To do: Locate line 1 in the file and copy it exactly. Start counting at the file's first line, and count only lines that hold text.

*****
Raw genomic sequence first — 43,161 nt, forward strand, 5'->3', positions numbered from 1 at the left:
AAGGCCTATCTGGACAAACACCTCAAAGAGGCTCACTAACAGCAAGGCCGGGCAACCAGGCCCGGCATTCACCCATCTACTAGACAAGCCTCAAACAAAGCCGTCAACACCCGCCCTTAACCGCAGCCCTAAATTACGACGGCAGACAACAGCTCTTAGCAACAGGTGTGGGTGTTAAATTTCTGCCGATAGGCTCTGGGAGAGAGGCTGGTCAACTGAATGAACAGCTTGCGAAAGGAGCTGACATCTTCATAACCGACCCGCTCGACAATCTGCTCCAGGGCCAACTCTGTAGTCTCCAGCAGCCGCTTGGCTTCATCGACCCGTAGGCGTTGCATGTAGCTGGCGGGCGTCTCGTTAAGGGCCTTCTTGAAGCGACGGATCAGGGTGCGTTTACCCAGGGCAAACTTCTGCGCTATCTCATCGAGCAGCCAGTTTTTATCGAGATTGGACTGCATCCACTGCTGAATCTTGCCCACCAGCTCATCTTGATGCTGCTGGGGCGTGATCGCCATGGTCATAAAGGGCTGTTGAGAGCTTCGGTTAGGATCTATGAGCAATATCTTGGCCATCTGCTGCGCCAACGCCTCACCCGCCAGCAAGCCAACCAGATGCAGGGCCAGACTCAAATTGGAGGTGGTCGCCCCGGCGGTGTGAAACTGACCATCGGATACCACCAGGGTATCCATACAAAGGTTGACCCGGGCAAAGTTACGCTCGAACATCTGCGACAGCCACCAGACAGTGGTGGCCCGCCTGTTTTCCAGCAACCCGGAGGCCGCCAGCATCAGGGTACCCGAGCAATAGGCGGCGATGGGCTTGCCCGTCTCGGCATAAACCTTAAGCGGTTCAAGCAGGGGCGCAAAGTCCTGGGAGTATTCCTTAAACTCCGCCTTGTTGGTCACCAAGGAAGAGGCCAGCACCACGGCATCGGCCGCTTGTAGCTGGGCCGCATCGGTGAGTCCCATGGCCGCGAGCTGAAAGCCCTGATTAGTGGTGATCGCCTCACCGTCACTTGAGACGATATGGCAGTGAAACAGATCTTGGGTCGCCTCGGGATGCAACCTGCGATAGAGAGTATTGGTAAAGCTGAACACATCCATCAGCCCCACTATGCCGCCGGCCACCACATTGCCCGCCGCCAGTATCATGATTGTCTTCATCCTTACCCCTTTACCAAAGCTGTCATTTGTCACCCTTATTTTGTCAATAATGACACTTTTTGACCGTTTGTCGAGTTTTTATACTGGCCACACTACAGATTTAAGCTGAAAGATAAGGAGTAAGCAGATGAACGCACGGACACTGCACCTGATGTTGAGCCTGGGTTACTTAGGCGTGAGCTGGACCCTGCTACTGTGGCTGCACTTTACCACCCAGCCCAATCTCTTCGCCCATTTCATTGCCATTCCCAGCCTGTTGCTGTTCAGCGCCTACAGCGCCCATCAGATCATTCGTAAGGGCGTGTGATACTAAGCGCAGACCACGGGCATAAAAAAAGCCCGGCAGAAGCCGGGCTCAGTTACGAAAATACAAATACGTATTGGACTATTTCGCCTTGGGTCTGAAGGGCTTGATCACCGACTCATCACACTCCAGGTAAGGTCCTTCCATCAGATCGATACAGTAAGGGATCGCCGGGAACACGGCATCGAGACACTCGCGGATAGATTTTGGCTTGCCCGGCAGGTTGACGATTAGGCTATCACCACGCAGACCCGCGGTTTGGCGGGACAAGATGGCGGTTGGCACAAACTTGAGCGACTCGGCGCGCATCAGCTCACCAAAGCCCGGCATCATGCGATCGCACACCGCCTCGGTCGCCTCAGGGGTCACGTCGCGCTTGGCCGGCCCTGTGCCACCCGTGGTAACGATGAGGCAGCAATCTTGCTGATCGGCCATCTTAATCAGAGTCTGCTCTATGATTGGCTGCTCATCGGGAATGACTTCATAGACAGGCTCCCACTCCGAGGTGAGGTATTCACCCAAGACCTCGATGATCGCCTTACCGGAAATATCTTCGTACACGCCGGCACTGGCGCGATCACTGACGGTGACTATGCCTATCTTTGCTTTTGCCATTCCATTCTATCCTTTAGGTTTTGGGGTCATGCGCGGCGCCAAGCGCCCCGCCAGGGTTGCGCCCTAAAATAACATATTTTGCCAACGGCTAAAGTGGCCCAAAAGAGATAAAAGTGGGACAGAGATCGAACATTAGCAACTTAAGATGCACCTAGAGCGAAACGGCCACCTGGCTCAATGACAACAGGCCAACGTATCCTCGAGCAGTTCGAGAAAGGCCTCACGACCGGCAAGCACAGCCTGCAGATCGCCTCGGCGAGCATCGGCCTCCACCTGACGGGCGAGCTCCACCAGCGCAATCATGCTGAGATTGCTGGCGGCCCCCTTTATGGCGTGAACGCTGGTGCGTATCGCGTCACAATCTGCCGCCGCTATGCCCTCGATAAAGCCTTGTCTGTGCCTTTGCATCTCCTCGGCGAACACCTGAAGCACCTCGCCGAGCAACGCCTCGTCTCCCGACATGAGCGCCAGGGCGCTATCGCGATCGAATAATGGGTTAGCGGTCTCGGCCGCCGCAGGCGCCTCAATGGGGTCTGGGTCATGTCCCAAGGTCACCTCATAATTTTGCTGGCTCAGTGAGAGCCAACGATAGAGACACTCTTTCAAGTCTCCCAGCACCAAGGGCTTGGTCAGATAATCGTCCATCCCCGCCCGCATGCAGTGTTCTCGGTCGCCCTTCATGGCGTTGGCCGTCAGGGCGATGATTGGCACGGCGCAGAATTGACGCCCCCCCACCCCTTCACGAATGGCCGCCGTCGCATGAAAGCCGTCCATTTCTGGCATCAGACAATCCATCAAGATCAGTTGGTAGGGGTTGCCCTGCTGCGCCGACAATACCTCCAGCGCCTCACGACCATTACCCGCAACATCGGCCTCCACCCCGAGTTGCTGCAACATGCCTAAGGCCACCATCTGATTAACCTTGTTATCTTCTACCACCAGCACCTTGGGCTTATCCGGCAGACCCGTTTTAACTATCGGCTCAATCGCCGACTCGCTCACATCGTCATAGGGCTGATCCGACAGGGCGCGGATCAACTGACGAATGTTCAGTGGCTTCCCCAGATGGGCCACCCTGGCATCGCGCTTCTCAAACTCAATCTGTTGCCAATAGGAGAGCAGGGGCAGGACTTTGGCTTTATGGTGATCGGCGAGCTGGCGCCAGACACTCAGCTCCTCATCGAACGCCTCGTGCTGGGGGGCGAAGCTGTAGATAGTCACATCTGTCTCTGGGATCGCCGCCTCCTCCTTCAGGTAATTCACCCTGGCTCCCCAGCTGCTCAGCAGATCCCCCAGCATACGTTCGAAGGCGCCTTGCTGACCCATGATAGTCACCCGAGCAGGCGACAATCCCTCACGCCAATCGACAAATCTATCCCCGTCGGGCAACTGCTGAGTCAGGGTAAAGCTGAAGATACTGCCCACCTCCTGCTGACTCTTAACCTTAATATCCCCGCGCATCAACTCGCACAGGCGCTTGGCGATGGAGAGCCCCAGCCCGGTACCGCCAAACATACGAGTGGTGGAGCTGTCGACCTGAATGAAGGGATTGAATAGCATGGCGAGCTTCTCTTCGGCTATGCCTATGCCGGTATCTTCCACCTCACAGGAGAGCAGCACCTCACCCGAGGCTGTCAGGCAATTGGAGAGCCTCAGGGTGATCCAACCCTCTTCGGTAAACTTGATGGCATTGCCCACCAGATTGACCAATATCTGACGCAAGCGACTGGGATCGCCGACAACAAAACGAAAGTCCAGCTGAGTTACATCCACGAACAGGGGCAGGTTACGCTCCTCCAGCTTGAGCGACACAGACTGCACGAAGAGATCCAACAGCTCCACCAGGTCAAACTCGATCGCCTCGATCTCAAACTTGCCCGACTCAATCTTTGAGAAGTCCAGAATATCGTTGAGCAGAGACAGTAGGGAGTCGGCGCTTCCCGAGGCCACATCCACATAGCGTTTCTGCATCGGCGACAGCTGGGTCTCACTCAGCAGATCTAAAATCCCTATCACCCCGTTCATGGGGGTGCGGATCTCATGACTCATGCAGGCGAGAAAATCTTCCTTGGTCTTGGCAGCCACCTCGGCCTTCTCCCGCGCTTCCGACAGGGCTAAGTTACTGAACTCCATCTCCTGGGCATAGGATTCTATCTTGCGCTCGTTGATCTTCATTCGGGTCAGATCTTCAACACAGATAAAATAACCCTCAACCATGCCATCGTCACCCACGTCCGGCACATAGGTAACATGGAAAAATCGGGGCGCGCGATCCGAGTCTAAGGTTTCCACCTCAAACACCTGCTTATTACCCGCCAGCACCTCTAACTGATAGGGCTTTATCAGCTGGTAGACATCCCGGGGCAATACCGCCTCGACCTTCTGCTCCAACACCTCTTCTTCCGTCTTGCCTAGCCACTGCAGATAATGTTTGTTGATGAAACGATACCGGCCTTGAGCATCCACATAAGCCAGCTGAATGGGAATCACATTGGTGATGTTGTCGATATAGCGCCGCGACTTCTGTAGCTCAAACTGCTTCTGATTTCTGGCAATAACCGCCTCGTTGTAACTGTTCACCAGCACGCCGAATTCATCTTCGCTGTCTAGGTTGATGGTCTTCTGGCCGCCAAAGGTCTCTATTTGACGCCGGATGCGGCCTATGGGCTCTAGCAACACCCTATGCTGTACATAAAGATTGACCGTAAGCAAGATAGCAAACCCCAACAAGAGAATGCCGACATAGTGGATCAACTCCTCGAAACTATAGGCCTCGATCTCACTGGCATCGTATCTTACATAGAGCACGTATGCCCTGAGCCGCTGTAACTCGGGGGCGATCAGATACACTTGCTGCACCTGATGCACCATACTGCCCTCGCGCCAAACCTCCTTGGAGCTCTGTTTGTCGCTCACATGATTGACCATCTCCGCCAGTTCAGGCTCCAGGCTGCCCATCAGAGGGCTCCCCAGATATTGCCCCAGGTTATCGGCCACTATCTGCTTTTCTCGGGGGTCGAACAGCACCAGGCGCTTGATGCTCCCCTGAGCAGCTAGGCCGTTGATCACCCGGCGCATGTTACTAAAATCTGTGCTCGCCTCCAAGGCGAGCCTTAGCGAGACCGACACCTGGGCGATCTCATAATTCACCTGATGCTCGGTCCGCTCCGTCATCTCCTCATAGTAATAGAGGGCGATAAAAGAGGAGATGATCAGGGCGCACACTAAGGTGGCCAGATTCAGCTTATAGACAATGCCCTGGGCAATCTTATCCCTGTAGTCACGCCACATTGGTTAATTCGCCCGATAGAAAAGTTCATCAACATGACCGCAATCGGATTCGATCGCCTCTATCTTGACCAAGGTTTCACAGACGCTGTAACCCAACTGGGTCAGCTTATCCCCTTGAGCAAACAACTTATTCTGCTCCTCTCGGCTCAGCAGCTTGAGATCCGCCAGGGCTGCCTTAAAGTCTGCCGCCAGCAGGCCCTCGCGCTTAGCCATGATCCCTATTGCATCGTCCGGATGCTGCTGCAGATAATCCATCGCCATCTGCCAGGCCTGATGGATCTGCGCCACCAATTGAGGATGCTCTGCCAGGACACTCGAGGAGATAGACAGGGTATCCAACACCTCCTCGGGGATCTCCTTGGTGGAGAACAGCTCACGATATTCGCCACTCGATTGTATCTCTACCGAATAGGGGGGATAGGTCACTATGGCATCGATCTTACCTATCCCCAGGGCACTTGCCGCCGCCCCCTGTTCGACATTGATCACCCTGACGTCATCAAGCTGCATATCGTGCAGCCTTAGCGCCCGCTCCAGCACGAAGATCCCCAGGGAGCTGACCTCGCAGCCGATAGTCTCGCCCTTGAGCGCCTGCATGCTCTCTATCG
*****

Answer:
Raw genomic sequence first — 43,161 nt, forward strand, 5'->3', positions numbered from 1 at the left: